By Bernard Martin, Cortile Director

Matthew Ferrari’s Pur Sang Bugatti to anchor new French Marque show area at the Cortile.

A few years ago we invited some Maserati-powered Citroën to be on display at the Cortile.  It was a very nice compliment to the far end of our field and showcased some really wonderful designs.  After much discussion, we’ve decided to make the invitation more permanent by welcoming all French Cars to a unique show area within the Cortile.

All French manufacturers’ cars including Alpine, Bugatti, Citroën, Peugeot and Renault are invited, to not only showcase their cars on the Cortile Showfield but also to join us in lunch and all of the other private festivities at the Cortile.

If you own a French Marque, click here to register for the Cortile!


The centerpiece of this new feature is going to be a Pur Sang Bugatti. Matt Ferrari has been at the Cortile in the past with his 1981 Ferrari 308 GTSi that his dad bought in 1985.  He reached out to us this year asking if we would be interested in hosting the Pur Sang.  We jumped at the chance and that led to more discussion about finding an appropriate spot for it and open the door to inviting all the French Marques.

Ettore Buggati was born in Italy but was unable to produce cars there so he moved to France and soon became famous for his Type 35 cars.  Built in Molsheim, Alsace, Ettore Bugatti’s diminutive masterpiece racked up nearly 2000 victories in the late 1920s, making it arguably the most successful racing car of all time. Type 35s won the Targa Florio road race in Sicily five times in a row, and the Monaco Grand Prix twice. Excepting the success of Bentleys at Le Mans in the same period, Bugattis dominated racing until the arrival of the Vittoria Jano-engineered Alfa Romeos.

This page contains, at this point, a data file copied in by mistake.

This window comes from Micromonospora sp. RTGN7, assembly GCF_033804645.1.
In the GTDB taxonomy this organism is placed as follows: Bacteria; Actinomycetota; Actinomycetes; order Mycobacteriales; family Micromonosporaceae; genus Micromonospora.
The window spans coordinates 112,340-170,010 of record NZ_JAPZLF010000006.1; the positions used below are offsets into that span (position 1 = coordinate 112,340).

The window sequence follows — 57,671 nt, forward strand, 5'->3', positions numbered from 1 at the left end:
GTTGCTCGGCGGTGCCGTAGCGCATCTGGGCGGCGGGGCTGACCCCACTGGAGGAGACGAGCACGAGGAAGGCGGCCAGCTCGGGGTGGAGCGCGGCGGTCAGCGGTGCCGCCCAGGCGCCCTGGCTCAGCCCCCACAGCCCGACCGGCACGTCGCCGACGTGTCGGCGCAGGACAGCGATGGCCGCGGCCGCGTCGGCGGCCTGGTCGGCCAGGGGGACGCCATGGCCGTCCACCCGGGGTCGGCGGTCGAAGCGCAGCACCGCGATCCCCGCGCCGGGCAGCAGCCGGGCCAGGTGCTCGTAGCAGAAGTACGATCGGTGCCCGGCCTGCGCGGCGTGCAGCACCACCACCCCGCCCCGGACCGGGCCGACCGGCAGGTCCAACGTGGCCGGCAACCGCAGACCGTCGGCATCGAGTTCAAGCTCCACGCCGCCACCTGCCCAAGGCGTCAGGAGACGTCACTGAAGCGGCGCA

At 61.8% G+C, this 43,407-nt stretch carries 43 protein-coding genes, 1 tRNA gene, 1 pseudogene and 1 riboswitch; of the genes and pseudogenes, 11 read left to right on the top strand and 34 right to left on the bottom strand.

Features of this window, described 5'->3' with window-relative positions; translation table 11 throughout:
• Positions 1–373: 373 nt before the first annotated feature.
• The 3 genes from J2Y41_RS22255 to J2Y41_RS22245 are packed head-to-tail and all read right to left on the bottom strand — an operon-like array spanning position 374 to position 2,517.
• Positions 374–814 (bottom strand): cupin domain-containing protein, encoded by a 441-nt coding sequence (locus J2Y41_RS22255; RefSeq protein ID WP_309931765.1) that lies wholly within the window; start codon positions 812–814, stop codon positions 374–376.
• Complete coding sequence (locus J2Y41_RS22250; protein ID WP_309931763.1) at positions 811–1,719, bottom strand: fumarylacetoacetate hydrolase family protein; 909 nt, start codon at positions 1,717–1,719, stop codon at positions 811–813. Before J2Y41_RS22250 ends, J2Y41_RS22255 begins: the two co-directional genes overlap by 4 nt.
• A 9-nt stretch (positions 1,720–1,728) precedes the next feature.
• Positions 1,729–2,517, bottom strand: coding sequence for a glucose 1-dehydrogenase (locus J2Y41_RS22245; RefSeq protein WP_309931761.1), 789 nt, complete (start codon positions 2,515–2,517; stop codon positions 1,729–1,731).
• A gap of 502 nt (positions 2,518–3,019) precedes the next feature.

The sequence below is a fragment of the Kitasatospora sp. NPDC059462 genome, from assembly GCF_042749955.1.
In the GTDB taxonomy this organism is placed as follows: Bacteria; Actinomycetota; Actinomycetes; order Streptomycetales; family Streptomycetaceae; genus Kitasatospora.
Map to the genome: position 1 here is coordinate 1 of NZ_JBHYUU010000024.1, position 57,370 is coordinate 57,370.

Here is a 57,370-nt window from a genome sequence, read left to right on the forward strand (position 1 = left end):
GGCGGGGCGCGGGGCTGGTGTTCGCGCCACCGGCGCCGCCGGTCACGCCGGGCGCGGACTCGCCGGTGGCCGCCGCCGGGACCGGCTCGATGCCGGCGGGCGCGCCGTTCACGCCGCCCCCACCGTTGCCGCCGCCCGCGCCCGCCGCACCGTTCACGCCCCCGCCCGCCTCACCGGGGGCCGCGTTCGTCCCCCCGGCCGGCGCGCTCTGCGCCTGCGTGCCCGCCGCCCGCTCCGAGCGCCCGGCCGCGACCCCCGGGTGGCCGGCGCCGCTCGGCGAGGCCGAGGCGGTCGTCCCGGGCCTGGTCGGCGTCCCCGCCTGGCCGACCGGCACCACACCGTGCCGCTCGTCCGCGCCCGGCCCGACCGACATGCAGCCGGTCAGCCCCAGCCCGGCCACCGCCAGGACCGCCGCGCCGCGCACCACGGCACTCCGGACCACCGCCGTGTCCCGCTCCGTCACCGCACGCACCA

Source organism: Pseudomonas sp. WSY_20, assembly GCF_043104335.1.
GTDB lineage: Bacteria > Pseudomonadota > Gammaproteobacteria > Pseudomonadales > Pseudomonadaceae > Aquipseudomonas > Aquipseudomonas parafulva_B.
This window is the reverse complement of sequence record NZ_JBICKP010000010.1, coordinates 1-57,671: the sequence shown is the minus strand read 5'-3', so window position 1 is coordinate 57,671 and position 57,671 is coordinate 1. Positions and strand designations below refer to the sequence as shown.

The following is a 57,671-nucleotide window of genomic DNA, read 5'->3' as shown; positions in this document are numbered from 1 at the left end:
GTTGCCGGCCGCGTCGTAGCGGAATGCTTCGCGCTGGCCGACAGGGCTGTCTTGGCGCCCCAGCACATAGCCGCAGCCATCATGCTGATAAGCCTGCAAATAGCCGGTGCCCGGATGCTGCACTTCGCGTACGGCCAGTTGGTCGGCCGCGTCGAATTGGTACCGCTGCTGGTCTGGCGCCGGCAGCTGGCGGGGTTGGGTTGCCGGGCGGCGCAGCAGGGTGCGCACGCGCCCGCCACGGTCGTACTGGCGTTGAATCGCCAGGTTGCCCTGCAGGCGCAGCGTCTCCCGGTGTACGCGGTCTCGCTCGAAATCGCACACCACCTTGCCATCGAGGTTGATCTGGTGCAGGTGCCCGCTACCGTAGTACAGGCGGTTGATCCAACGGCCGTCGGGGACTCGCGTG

Like Ettore’s original, it still has a handmade single overhead cam, 2.3-liter, supercharged straight-eight with an updraft carburetor feeding a bi-block engine configuration with the head cast into the block. It has alloy wheels that included the brake drums as part of the wheel, a hollow front axle to reduce unsprung weight and the lower part of the engine was a stressed member of the chassis. And, just like the original, all the body panels are hand-rolled on an English wheel, and every square-headed bolt is made by hand just as they were in the 1920s.

Today, Pur Sang, based in Argentina builds their cars to the precise specifications that Ettore Bugatti himself detailed 90 years ago in France.


Several years ago I invited Dan Heit to bring his ​Citroën SM to the Cortile to show off the amazing suspension and Maserati motor. Why did Citroën have Maserati Power?  Citroën purchased Maserati in 1968 with the intention of harnessing Maserati’s high-performance engine technology to produce a true Gran Turismo car, combining the sophisticated Citroën suspension with a Maserati V6. The result was the Citroën SM, first shown at the Geneva Motor Show in March 1970. Dan’s car is one of the finest examples of this incredible piece of engineering.